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Downstream from Eleven Mile Reservoir the river flows through a canyon known as "Eleven Mile Canyon" and is once again a great fishery. Quality trout are found throughout this area. This is a longer section then the previous extending nine miles (not eleven miles like its name depicts) down to Lake George. This area is well protected from the wind, which is a factor on much of the river. Below Lake George there is more productive water before reaching Cheesman Reservoir.

Below Cheesman Reservoir is perhaps the most popular and productive stretch of river. Access to the section between the dam and Deckers is usually granted after a sizable hike in to a canyon. The water here is made up mostly of pockets, pools, and riffles. The surrounding land is steep and getting back to your car is often the most difficult part of the day. However, if you ask most anglers if the hike is worth it you will most often be answered with a hasty "yes". This is a tremendous section of river to fish. The Gill Trail is located off of CR126 and is the major access point for the water between the dam and Deckers. This area, even though a little more difficult to access, is one of hardest fished sections on this river. At Deckers you will find easier access. From Deckers the river flows for several more miles through productive water towards Strontia Spring Reservoir and Platte Canyon Reservoir. After flowing through Plate Canyon Reservoir the South Platte approaches Denver and becomes less productive as it nears the city limits.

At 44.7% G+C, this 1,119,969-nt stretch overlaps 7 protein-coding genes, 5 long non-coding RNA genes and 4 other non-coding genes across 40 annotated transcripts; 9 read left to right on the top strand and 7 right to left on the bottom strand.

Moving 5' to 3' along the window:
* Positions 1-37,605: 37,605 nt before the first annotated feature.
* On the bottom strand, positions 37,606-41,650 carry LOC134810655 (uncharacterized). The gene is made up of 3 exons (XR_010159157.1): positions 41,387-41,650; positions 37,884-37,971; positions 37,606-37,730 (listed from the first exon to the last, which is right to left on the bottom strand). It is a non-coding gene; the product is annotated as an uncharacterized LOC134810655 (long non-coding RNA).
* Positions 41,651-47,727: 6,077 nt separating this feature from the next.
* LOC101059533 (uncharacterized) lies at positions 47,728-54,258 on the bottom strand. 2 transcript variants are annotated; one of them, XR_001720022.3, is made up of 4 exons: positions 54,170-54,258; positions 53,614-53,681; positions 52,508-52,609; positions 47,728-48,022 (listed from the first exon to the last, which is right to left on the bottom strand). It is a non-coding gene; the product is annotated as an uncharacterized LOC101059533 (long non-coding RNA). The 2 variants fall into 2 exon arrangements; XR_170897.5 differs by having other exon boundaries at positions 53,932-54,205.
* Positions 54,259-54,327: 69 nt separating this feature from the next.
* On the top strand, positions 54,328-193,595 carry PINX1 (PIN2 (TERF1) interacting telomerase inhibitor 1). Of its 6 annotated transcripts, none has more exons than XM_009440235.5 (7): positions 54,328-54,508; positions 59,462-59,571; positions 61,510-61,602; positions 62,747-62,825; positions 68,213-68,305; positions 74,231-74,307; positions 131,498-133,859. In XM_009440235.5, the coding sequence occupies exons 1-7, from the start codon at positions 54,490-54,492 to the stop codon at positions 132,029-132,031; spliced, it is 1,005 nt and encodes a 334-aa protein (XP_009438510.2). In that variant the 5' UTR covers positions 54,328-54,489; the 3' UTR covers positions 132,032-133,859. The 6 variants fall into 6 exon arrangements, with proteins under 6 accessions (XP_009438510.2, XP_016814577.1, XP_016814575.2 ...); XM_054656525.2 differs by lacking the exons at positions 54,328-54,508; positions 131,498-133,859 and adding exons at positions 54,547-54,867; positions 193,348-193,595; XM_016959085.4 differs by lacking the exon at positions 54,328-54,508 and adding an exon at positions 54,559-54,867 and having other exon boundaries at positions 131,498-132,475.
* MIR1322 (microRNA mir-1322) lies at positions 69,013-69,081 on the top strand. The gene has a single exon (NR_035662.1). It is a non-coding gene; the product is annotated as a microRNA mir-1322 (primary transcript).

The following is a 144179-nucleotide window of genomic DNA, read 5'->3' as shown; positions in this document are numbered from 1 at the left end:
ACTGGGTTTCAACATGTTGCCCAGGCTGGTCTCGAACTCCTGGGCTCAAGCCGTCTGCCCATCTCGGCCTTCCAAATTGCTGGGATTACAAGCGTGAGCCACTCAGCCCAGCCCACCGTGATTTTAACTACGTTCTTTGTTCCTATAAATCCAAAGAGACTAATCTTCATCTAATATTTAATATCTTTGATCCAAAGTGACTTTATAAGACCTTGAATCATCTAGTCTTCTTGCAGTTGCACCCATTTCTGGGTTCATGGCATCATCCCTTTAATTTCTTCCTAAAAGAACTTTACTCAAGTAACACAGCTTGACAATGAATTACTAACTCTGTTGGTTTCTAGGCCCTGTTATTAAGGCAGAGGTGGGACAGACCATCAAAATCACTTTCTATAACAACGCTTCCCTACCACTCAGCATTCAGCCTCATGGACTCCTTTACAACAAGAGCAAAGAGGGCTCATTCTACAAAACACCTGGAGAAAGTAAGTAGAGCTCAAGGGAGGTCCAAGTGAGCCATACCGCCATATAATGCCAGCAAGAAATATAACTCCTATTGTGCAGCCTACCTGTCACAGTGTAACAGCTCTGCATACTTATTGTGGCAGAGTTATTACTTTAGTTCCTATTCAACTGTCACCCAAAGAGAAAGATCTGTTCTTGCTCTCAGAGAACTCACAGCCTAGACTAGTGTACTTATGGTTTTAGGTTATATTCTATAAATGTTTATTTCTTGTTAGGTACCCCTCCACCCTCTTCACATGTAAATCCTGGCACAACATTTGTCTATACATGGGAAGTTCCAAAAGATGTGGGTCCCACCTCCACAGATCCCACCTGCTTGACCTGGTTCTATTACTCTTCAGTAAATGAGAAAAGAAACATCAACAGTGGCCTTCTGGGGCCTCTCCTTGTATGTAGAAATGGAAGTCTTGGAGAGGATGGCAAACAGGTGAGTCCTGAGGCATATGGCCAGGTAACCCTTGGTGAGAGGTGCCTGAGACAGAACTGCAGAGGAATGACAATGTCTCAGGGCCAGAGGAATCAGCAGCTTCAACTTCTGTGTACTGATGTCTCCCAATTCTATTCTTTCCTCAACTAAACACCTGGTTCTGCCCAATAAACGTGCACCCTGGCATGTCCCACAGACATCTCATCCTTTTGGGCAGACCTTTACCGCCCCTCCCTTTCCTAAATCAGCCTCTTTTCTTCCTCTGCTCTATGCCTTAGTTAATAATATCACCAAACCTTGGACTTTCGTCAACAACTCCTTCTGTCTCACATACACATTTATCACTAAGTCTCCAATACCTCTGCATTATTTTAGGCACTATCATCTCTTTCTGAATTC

Overall, nymphs are the most productive flies on this river during the course of the season. Scuds, brassies, hares ears, pheasant tails, zug bugs, prince nymphs, midges, stoneflies, and other popular nymphs produce fish on a consistent basis. Streamers are also very productive especially for some of the migratory fish that enter the river from the different reservoirs. Woolly buggers and matukas are popular and productive streamers.

Hatches on the South Platte can be very prolific especially certain ones. The three major mayfly hatches include Blue-wing Olives (baetis), Pale Morning Duns, and Tricos. The Blue-wings hatch during the spring and fall especially on overcast or rainy days. Pale Morning Duns can be found on the river during June and July. Tricos start to appear in late July and can last through October. Midges, stoneflies, caddis, terrestrials and a couple of other mayflies also hatch or appear and produce their share of fish.

If your going to be in Colorado near Denver or Colorado Springs or just looking to plan a fly fishing vacation give the South Platte River a try. It is a class trout fishery that produces trophy trout year after year. The closest commercial airports are in Denver and Colorado Springs.